I choose the word ‘allow’ with thought because that is what they chose to do. Attacking the Lib Dems the way they did consistently over the five years of the previous government could only ever lead to a Conservative led government (note I don’t say majority as I don’t think anyone really saw that coming but still). This is a case of simple electoral mathematics that people don’t like but that is the way of the world. If there are more Tory/LD marginals than Labour/LD marginals then the wholesale collapse of the LD vote would lead to more Labour MPs but would lead to even more Tory MPs. It is quite basic stuff and when you are targeting LD seats at the expense of a Tory/Labour marginal then you know that you’ve drawn your line in the sand and that is that you prefer the Tories to the Lib Dems.
Take for example Ed Balls and Nick Clegg. One of the very few ‘surprises’ that wasn’t a surprise to me was Ed Balls going down. Everyone knew that he was in trouble and that it was an extremely marginal seat. Ed Balls wasn’t a popular consistency MP and he’d barely scraped home in 2010 so with the Tories not exactly down in the polls, basic logic had the seat as tight. However Tom Watson had a vanity project that was more important that ensuring Ed Balls’ survival and that was seeing Nick Clegg go down in nearby Sheffield Hallam. So instead of going all out to defend Ed Balls from a very embarrassing defeat, he had a mission to kick Nick Clegg out of parliament. He visited Sheffield Hallam on five occasions. Nick Clegg as we all know just about survived but Ed Balls did not.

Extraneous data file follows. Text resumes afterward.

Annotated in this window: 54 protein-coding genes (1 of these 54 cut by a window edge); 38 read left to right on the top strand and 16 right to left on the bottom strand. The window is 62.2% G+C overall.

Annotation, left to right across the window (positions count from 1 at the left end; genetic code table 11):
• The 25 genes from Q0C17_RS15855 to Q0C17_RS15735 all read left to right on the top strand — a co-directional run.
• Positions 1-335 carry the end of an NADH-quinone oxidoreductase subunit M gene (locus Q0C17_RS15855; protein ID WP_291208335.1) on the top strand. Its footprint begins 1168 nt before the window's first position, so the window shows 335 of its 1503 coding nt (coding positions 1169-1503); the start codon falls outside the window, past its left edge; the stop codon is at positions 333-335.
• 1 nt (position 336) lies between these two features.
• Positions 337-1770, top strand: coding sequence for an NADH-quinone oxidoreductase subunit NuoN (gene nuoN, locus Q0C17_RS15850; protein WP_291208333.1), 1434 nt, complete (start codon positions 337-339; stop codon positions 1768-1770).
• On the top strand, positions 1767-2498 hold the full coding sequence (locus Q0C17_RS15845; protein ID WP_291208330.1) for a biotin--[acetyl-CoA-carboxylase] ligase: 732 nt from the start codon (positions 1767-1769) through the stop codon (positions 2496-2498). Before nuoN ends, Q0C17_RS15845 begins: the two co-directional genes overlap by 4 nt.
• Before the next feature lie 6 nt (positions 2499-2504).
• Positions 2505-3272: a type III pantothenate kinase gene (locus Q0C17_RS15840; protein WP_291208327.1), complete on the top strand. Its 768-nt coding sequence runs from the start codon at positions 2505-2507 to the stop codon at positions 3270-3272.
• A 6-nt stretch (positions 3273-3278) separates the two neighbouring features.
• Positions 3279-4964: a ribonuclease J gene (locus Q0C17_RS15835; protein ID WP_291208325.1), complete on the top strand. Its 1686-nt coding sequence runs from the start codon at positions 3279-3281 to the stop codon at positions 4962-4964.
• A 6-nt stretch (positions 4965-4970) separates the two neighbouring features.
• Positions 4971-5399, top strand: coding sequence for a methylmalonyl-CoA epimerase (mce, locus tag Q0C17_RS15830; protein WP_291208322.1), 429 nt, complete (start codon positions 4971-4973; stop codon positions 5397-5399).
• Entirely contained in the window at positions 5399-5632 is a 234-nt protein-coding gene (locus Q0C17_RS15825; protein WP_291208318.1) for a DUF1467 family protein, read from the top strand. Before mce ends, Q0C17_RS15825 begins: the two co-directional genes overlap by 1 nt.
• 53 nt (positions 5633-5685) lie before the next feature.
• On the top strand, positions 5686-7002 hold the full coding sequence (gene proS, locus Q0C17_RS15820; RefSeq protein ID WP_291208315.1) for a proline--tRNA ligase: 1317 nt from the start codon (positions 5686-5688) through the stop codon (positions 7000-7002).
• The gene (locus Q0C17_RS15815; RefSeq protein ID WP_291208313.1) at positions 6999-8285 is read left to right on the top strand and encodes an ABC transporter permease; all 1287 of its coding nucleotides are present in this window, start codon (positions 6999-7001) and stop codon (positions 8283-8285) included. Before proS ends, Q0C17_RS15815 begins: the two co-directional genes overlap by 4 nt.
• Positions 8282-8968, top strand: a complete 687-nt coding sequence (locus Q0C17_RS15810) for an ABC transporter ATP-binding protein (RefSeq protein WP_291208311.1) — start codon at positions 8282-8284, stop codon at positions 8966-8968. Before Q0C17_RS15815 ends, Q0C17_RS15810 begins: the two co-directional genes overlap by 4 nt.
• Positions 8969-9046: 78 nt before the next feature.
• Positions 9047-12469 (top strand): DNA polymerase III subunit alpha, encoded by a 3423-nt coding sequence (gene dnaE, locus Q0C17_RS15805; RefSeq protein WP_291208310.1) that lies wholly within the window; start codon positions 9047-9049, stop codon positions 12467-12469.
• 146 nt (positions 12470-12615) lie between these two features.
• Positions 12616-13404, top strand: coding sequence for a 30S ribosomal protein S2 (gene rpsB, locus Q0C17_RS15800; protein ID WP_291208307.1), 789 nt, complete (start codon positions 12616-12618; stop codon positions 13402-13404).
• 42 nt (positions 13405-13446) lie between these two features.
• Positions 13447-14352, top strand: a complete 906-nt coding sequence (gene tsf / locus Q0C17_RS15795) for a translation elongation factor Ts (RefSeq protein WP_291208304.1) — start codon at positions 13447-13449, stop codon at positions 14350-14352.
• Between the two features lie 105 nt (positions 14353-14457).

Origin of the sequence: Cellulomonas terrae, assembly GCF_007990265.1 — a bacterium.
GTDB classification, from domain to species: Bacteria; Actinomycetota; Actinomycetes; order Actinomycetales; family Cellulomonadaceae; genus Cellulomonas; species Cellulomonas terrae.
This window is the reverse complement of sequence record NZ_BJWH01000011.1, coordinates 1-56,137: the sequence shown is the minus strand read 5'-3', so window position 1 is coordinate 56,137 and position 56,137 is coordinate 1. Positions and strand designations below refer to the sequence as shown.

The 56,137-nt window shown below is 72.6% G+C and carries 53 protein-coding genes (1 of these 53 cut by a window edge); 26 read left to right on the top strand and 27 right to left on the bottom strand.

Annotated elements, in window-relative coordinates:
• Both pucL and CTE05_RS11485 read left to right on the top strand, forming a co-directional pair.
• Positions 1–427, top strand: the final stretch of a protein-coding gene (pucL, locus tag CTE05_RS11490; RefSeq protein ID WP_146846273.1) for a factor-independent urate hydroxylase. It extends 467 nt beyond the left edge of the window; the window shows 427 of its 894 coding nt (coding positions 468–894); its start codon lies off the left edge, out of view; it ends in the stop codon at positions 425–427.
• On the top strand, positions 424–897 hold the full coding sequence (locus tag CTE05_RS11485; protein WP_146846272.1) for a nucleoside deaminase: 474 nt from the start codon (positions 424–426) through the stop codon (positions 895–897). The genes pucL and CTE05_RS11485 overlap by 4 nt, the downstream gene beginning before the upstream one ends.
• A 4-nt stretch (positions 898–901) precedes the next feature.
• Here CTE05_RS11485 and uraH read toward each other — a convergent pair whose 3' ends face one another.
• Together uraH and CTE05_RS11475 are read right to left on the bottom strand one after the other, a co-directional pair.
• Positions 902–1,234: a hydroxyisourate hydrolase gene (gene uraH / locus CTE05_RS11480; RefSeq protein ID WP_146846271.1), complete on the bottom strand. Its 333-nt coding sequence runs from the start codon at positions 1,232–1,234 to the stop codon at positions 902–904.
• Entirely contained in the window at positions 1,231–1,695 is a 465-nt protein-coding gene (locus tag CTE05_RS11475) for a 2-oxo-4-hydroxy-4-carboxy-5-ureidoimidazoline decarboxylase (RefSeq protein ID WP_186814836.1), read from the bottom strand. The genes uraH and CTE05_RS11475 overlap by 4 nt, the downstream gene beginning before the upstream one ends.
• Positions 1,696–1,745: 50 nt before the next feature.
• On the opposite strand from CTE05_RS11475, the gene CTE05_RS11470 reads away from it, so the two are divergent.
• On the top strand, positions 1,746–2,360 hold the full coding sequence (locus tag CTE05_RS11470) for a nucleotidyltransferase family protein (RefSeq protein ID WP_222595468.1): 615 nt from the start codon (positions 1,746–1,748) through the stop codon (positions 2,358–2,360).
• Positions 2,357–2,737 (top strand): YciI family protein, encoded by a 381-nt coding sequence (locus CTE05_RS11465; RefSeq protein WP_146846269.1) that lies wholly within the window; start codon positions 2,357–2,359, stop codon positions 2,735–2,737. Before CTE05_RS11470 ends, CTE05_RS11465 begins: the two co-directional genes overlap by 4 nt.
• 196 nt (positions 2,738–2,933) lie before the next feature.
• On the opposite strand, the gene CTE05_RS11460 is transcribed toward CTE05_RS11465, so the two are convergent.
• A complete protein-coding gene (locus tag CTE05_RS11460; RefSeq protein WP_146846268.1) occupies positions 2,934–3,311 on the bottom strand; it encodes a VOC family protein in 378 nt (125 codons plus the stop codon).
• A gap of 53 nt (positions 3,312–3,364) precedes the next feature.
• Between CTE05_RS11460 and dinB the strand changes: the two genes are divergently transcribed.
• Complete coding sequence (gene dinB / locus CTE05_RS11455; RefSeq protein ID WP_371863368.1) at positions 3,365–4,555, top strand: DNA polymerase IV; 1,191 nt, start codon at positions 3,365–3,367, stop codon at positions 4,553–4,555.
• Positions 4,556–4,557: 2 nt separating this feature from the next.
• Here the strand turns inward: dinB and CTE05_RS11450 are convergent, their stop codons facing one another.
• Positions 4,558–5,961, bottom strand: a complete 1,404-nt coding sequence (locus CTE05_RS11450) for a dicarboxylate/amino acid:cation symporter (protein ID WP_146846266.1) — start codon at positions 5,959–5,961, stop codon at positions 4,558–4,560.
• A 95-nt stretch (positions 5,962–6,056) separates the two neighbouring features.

If you asked Labour whether they would’ve preferred to win Sheffield Hallam but sacrifice Morley and Outwood then I suspect the blood lust would say that they would do that deal in a heartbeat. Swapping a Lib Dem for a Tory is a deal they would’ve done in a heartbeat. This has goes to more than suggest that the whole strategy and ire of the Labour party 2010-2015 wasn’t pointed at winning a General Election but by kicking the Lib Dems.
In the UK there is clearly a broad anti-Tory majority but in our political system to knock them off the other parties need to essentially have some form of cohesive strategy. That would include not to point their cannons mainly on other anti-Tory parties. Sadly in politics too many people like to play politics and shoot at everyone and in turn allow the Tories to come through the middle and win.